Defects found in nuclear reactor the French want to build in Britain

Safety investigators uncover cracks in the concrete base and substandard welds. Lack of recent experience in building nuclear plants said to have caused problem

The French nuclear safety agency has uncovered a series of defects in the construction of a reactor in Normandy considered to be the template for the next generation of stations due to be built in Britain.

The agency, ASN, says that a quarter of the welds seen in its steel liner – a crucial line of defence if there were to be an accident – are not in accordance with welding norms, and that cracks have been found it its concrete base, also essential for containing radioactivity.

The reports – in a series of letters covering inspections made between December and last month – will cause particular concern because similar defects have been listed in a previous report by the Finnish safety authority into the only other reactor of its type being built anywhere in the world.

The earlier report helped put the Finnish reactor, on the island of Olkiluoto in the Gulf of Bothnia, two years behind schedule, three years after construction began. It is also believed to have helped increase its cost by more than 50 per cent. Similar delays and cost overruns here would play havoc with the Government's nuclear programme, and could even lead to it being abandoned.

However, the design, known as the European Pressurised Reactor, remains the most likely to be built in Britain.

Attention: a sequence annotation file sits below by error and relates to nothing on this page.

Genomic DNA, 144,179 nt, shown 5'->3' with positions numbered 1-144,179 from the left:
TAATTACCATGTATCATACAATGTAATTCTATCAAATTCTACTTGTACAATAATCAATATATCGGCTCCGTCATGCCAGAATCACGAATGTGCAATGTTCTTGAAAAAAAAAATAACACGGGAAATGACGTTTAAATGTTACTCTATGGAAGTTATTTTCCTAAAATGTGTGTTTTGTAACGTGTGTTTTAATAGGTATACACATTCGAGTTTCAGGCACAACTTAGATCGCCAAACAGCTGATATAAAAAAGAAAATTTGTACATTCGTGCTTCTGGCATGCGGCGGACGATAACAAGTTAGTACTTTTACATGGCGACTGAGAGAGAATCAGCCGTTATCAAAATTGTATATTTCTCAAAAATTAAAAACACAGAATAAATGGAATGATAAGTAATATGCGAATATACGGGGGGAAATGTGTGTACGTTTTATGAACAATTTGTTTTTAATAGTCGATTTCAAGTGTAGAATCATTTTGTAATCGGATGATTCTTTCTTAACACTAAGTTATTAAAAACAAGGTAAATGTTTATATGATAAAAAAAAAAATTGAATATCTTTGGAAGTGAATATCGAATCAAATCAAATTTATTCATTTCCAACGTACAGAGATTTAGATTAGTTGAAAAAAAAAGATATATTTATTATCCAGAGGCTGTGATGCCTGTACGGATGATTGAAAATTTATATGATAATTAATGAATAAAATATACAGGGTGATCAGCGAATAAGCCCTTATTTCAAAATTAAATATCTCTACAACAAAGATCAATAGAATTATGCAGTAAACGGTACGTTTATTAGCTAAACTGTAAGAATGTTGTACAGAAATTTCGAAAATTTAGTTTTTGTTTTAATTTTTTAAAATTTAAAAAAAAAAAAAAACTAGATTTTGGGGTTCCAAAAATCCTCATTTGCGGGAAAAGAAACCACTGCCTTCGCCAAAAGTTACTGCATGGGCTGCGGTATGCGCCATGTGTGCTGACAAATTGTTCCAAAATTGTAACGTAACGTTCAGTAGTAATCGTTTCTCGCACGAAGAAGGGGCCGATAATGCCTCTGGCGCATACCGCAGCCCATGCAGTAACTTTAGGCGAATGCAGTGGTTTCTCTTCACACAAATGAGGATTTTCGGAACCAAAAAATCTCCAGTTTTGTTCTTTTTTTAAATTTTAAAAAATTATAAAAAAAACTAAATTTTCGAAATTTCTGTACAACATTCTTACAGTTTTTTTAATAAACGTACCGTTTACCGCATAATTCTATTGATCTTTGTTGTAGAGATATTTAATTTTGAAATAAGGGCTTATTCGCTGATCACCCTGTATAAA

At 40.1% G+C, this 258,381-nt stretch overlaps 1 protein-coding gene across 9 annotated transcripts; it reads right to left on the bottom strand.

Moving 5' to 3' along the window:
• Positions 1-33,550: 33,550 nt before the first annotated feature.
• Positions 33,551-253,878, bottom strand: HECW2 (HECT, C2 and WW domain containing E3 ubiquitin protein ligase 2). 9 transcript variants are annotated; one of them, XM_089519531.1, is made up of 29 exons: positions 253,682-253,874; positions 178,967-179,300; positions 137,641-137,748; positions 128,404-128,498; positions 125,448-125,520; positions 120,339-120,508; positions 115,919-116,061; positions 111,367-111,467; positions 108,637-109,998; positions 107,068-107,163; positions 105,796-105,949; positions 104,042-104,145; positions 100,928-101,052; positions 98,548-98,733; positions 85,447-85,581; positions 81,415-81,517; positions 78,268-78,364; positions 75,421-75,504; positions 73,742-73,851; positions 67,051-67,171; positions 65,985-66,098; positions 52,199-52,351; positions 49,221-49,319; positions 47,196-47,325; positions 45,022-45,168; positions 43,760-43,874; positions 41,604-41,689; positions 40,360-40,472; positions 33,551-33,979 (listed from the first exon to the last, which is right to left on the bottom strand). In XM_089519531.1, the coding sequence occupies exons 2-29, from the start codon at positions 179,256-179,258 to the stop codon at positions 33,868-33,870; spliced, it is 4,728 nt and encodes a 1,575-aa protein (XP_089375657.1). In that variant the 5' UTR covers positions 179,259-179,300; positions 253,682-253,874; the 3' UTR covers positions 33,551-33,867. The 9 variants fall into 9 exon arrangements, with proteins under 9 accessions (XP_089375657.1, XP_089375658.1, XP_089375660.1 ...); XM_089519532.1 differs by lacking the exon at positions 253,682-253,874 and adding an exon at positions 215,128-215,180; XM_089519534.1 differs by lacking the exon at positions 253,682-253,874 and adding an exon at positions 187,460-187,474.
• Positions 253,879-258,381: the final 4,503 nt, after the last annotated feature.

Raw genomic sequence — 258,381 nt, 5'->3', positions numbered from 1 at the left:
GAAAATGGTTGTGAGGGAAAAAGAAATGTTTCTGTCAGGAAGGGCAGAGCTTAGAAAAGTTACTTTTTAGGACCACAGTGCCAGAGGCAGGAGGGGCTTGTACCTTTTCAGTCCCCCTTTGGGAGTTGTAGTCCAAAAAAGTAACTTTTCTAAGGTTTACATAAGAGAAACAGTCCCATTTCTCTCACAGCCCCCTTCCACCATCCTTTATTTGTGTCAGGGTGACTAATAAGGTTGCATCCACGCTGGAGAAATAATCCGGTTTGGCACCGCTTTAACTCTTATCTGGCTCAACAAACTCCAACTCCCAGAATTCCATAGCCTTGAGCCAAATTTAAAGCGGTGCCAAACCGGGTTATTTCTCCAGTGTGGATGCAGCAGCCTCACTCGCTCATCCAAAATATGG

Electricité de France (EDF) – which is constructing the French reactor at Flamanville near the tip of the Normandy peninsula – has said that it wants to build four of them in Britain at a cost of £10bn.

Gordon Brown and Nicolas Sarkozy agreed to co-operate closely on nuclear power during the French President's visit to London last month, raising visions of the two countries selling reactors worldwide. The French safety reports therefore come like unwelcome bucketfuls of cold water amid this growing nuclear love affair.

Although the ASN reports are identifying flaws very early in construction, the Finnish report – by the country's Radiation and Nuclear Safety Authority – makes clear that everything should be right from the start: "The technical and organisational preconditions for the safe operation of a nuclear power plant are created during the construction phase of the project."

The ASN report says that investigators have identified faults in the pouring of the concrete and in its formulation. There appears to be an "insufficient" course of action in preparing for concreting and "insufficiency of technical control".

EDF points to reports in technical journals saying that the French nuclear authorities believe that the construction of the reactor is satisfactory and that progress is being made on the issues raised.

The company says that "quality and safety" are its "absolute priority" and that "none of the points made by ASN has direct implications on the delivery of the project or on the safety of the future reactor".

However, the independent nuclear expert John Large says that the faults found on both the French and Finnish sites reflect a lack of recent experience in building nuclear reactors and that similar problems could arise when construction of a new generation begins in Britain.

The Royal Society of Chemistry confirms that a shortage of skills in nuclear construction "will put Britain's nuclear plans in jeopardy".

Start your day with The Independent, sign up for daily news emails
Have you tried new the Independent Digital Edition apps?
ebooks
ebooksA special investigation by Andy McSmith
  • Get to the point
Latest stories from i100
Have you tried new the Independent Digital Edition apps?
Independent Dating
and  

By clicking 'Search' you
are agreeing to our
Terms of Use.

iJobs Job Widget
iJobs General

Recruitment Genius: Project Implementation Executive

£18000 - £23000 per annum: Recruitment Genius: They work with major vehicle ma...

Recruitment Genius: Chiropractic Assistant